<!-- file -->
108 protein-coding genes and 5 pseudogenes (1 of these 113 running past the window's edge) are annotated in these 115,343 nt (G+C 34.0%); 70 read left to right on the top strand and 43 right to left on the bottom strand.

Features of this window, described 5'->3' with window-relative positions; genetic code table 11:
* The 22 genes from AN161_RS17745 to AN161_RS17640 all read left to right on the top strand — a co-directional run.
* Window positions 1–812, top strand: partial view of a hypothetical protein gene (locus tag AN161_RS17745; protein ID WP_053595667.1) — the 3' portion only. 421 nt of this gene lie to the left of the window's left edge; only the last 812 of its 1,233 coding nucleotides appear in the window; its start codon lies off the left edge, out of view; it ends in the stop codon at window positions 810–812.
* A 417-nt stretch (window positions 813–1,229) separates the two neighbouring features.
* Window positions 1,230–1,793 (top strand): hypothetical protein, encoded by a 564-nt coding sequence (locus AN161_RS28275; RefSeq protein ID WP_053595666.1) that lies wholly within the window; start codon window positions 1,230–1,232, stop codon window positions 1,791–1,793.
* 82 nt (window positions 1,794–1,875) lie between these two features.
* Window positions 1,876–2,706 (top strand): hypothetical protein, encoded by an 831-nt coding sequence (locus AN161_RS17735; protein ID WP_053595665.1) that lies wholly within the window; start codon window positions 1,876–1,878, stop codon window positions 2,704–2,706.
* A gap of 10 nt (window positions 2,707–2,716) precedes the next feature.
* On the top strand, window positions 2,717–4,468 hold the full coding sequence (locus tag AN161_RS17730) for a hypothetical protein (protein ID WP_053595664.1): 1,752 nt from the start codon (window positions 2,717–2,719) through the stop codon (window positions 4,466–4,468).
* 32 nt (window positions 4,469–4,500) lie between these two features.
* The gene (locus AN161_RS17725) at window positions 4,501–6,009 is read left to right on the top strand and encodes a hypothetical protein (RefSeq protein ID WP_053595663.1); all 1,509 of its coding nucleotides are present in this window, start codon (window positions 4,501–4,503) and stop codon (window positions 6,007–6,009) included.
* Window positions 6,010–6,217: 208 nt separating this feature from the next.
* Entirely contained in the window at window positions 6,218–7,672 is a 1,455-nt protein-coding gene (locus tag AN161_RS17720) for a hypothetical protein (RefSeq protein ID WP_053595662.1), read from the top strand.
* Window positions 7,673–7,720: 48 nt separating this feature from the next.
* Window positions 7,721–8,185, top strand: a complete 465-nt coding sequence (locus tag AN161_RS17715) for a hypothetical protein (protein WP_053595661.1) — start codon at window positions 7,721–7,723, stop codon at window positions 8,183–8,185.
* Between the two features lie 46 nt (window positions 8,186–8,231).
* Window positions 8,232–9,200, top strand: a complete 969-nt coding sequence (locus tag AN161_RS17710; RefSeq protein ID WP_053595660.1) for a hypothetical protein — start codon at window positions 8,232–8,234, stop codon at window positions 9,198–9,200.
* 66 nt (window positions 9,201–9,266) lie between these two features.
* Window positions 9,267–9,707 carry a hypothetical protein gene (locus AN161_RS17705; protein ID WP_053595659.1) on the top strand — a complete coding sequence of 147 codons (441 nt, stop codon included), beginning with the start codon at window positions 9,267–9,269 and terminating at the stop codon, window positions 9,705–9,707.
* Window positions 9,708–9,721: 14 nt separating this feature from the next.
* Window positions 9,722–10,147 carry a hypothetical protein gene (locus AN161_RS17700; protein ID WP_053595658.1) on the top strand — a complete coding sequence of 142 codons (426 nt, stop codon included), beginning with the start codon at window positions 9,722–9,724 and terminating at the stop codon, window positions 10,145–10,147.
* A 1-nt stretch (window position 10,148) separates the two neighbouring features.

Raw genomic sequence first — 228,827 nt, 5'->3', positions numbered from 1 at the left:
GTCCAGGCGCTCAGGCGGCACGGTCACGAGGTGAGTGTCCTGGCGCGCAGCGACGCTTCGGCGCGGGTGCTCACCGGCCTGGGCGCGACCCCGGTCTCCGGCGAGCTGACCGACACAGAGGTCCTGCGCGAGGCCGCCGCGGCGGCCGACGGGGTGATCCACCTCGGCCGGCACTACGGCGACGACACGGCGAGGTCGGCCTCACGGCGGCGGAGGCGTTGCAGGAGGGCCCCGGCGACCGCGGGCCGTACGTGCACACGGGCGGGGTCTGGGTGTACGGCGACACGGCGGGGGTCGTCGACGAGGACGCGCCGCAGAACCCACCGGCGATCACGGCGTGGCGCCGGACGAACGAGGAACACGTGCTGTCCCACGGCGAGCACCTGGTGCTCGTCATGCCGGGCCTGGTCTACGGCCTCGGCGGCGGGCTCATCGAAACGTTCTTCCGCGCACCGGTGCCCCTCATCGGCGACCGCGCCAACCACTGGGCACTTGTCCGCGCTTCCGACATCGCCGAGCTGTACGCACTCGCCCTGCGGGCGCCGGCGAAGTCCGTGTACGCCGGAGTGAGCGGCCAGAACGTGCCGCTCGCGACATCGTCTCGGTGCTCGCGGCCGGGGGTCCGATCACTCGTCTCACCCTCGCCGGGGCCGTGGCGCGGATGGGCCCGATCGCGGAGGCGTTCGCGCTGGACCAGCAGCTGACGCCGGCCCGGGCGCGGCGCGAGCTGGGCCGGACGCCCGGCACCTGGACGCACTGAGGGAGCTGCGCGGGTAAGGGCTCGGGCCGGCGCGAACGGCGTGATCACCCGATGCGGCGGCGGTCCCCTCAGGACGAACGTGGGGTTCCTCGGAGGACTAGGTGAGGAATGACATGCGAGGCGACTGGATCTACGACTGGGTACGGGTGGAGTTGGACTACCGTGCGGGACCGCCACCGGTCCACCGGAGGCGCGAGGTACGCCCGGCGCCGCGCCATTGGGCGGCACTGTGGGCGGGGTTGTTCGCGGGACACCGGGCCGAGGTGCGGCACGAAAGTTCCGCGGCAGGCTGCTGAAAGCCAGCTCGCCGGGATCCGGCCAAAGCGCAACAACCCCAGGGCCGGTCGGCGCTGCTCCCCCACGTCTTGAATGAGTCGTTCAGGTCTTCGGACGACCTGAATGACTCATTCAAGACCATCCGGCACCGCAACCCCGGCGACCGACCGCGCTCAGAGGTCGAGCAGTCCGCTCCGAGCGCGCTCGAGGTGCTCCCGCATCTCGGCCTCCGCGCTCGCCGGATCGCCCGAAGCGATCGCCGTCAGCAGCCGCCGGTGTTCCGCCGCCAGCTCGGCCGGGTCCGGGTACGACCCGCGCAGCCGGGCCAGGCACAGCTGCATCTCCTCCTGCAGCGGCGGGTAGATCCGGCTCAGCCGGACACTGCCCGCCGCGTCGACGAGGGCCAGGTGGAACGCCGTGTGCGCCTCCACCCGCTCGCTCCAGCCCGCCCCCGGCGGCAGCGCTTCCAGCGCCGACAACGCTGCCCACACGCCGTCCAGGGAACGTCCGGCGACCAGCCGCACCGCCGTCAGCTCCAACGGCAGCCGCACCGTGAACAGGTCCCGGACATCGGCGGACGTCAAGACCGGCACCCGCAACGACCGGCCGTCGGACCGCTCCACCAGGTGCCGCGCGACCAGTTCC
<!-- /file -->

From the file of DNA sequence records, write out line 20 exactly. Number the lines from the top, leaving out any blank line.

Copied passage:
* Window positions 9,267–9,707 carry a hypothetical protein gene (locus AN161_RS17705; protein ID WP_053595659.1) on the top strand — a complete coding sequence of 147 codons (441 nt, stop codon included), beginning with the start codon at window positions 9,267–9,269 and terminating at the stop codon, window positions 9,705–9,707.